How to Start a Butterfly Farm

If you’ve been thinking about how to make money farming, but don’t know how to start farming with no money, becoming a butterfly farmer warrants your consideration.

Butterfly farmers can start small, very small. Two of the leading butterfly farmers and experts in the field, Rick and Claudia Mikula of Hazleton, Pennsylvania, didn’t know how to start a farm when they started raising butterflies. They used two screen houses in their backyard.

Is it for you? Read on for a guide.

What You Will Need to Begin Butterfly Farming – Simple Steps

Learn Everything You Can About Butterfly Farming and Wild Butterflies

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Internet access makes it easy to start your education and you should join organizations that support the field. There are organizations such as the Association for Butterflies which offer online classes and webinars. On FB, check out the Association for Butterflies Conservation, Research, Farming and Gardening.

One of the most important facts you must research is which species you can raise and sell. The United States Department of Agriculture regulates this. For example, many species of butterflies may not be shipped over state lines in this country. Many species can not be caught in the wild.

Acquire a Suitable Area for the Butterfly Farm

Whether you start in your backyard or go big, you’ll need to raise caterpillars from the egg in an area or room with controlled temperature and humidity levels. Many farmers rehab an existing greenhouse or buy a greenhouse. You don’t need a lot of room or land to get started, but you do need to preserve the proper environment.

Enclosed Habitat

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The butterfly habitat must be enclosed, as protection against insect pests that thrive in Mother Nature, such as wasps and bees. These insects lay eggs either in or on a caterpillar, which will kill the caterpillar.

Growing Host Plants

Each species of butterfly has a specific host plant that caterpillars eat. In 99% of the species, the host plants and flowers that the adult butterfly uses for nectar and the host plant for that butterfly’s eggs are NOT the same species. Only the monarchs use the same host plants for both, which is milkweed.

The only butterfly caterpillars which feed on artificial food are the painted ladies. The painted ladies are also the species that has most often been approved to be shipped across state lines.

Most farmers choose to grow their own host plants, to make sure the food plant hasn’t been treated with an insecticide that would harm caterpillars. Also, you would save money by growing your own plants instead of buying them.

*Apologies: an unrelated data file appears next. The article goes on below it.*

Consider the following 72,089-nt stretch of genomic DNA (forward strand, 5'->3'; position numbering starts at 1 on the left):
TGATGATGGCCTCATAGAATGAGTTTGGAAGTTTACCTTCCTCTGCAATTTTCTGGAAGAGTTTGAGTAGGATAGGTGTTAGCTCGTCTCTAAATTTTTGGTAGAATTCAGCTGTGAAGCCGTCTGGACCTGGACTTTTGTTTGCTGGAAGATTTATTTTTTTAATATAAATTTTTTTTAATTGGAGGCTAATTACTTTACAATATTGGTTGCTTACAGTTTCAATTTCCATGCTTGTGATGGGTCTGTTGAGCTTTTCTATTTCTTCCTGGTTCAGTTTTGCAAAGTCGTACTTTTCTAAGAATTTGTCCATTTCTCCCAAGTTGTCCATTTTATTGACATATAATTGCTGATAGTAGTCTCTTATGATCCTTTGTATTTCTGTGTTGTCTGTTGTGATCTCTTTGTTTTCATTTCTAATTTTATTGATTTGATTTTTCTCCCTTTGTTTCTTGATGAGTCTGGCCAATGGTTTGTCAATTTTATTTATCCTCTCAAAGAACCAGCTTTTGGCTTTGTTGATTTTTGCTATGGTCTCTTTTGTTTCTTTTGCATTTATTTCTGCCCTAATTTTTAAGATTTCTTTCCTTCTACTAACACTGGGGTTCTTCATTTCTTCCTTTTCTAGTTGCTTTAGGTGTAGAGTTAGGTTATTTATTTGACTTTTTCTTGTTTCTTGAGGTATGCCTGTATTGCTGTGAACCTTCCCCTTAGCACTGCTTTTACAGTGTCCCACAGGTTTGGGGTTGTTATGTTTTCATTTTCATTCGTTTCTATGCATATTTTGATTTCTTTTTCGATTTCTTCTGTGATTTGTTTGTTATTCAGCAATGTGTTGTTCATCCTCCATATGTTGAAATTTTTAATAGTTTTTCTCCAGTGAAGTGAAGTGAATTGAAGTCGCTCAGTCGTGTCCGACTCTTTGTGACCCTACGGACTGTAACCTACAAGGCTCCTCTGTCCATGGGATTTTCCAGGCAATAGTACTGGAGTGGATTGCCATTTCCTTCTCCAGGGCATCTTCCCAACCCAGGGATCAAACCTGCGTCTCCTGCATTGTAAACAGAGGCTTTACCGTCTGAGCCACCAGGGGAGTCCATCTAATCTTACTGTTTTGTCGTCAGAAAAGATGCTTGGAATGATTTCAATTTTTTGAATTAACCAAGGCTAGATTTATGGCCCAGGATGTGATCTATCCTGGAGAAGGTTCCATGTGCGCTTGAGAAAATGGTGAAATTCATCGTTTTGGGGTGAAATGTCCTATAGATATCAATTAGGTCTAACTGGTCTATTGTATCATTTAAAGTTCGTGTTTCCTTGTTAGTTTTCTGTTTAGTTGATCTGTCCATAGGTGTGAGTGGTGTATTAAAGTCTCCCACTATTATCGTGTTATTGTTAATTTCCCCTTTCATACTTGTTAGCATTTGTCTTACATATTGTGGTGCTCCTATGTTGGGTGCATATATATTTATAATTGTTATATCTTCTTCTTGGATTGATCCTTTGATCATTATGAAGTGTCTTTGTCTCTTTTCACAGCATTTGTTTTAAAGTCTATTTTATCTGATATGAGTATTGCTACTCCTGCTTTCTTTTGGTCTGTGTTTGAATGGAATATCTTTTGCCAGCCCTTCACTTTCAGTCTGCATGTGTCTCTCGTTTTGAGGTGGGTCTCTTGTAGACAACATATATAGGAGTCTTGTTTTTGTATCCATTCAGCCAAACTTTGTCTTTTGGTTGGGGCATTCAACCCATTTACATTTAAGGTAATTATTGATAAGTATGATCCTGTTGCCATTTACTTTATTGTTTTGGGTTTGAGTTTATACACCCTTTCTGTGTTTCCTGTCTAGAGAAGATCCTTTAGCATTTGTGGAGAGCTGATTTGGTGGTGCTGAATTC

Adult butterflies are pollinators but may lay eggs on those same plants.

Start Planning Your Business

Once you’ve done the research you can start planning. The main season for raising butterflies runs from spring through fall. The life span of a butterfly is short, with most living for about a month.

Create a Butterfly Farm Business Plan

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As with every new business, you need a written plan. The business plan should include a mission statement, as well as projections for future growth and a description of the business structure and operations.

Do a Market survey

Before starting your butterfly farm, it is crucial to understand the market demand. If you plan to sell to other butterfly farmers, research which species they are most interested in.

If you are targeting the general public, determine which species are popular among them. Often, Monarchs and Tiger Swallowtails are preferred for releases of adult butterflies due to their bright colors.

Conducting a thorough market survey will help you decide which species to breed and can also inform your marketing and pricing strategies.

For releases of adult butterflies, often Monarchs and Tiger Swallowtails are preferred, for their bright colors.

Form a Legal Entity and Register Your Butterfly Business

Get the legal checklist finished by choosing a business structure, most likely a limited liability corporation or LLC. You must also register the business with your state.

Name and Brand Your Butterfly Business

One of the most important aspects of how to start a business is choosing a great name. Choose a name that describes the focus of your business.

Open a Business Bank Account

Opening a business bank account is essential for managing your finances and keeping your personal and business expenses separate. Additionally, get a business credit card to help you manage your expenses better and possibly earn rewards.

Having a business bank account and credit card will also help you establish business credit, which can be beneficial for obtaining loans or lines of credit in the future.


Shipping throughout the country will require USDA permits. Only certain species may be shipped across state lines. Containers vary according to the life cycle stage that’s being shipped and must be insulated.

Acquire The Equipment Needed for a Butterfly Farm

Get as many of the supplies as you can at garage sales to save money. For example, you may be able to save by acquiring supplies such as containers and shelving second-hand.